Recently a friend of mine posted the following question on LinkedIn as a poll: Is #autosales a transaction focused business or a relationship business? Is…
As I was preparing for my Live Virtual Training classes on Relationship Selling Before & After the Sale, I came across an article that really bothered me. Inside of this article the author lists industries that are relationship based and industries transactional. To my surprise and disappointment for that matter, the automotive sales industry was listed as transactional based. I was shocked!
Transactional selling is defined as the quick exchange of a product or service for money that typically doesn’t entail a personalized experience. This is typically for low-cost, commoditized products, where it doesn’t make sense for the sales representative to invest in getting to know their buyers.
At first, I was shocked because automobiles are not commoditized products. In most peoples lives, their vehicle is the second biggest purchasing decision they ever make, if not the first. This automobile purchase is not only the first or second biggest purchasing decision people make, but also one that most customer’s will be asked to commit to making payments on for 3 to 7 years after they are asked to make the decision.
Then the more I thought about this, I was shocked again. This is how salespeople are viewed in our industry and as I asked myself, ‘why,’ I took in the realization, we are thought of this way because this is how most salespeople treat their customers. This realization turned my shock into sadness. This saddens me because as salespeople we brought these views upon ourselves.
I believe that all transactions should be Relationship based! All sales should be Relationship Sales.
Think about a trip to the grocery store. The checkout clerk has no incentive to build a relationship with a customer. It makes no difference in their paycheck if you as a customer continue to shop there or not. However, that is the wrong way of thinking. If this checkout clerk continues to irritate customers, eventually people will stop shopping at this store and take their business elsewhere. If other checkout clerks mimic this behavior, more and more customers will defect. Therefore, causing the store to lose valuable business, and eventually if the store losses enough customers, it will go out of business and the checkout clerk who did not have an incentive to build a relationship with their customers will be looking for a new job.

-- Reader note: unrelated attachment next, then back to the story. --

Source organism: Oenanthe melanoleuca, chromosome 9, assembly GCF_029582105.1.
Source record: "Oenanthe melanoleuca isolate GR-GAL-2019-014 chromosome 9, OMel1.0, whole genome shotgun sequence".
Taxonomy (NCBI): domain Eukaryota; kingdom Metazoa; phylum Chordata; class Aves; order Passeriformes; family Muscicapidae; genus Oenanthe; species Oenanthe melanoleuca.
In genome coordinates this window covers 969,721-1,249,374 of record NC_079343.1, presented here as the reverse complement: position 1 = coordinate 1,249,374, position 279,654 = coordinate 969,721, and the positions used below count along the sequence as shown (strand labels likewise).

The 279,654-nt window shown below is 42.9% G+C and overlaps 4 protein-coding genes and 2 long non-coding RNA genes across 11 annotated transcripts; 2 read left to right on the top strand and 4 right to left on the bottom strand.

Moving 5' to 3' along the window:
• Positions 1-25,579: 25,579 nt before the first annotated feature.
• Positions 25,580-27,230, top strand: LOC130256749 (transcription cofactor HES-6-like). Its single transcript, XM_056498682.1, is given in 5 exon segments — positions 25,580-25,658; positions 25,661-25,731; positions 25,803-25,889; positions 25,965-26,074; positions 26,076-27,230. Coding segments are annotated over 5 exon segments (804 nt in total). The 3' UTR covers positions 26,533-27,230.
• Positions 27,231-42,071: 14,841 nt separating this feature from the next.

However, the converse to this story is also true. If that checkout makes it their responsibility to build relationships with their customers, soon that customer will shop at this store more often and spend more money there. They will tell their friends and neighbors to shop there. The business will thrive, make more money and reward the employees who made this happen with higher wages and better benefits.
I know that I would prefer to wait a little while longer to ensure a pleasant experience. One that I could feel good about. And if you prefer the first one, you might want to look at your beliefs in exceptional customer service, otherwise known as building a relationship.
If a grocery store clerk can influence customers to comeback time and time again with small commodity type transactions, what influence can you have if you create a relationship with your customers when you are talking about the first or second biggest buying decision a person will make.
If you don’t believe that exception service has value, you will NEVER be able to deliver it to your customer, and in turn they will look for a relationship elsewhere.
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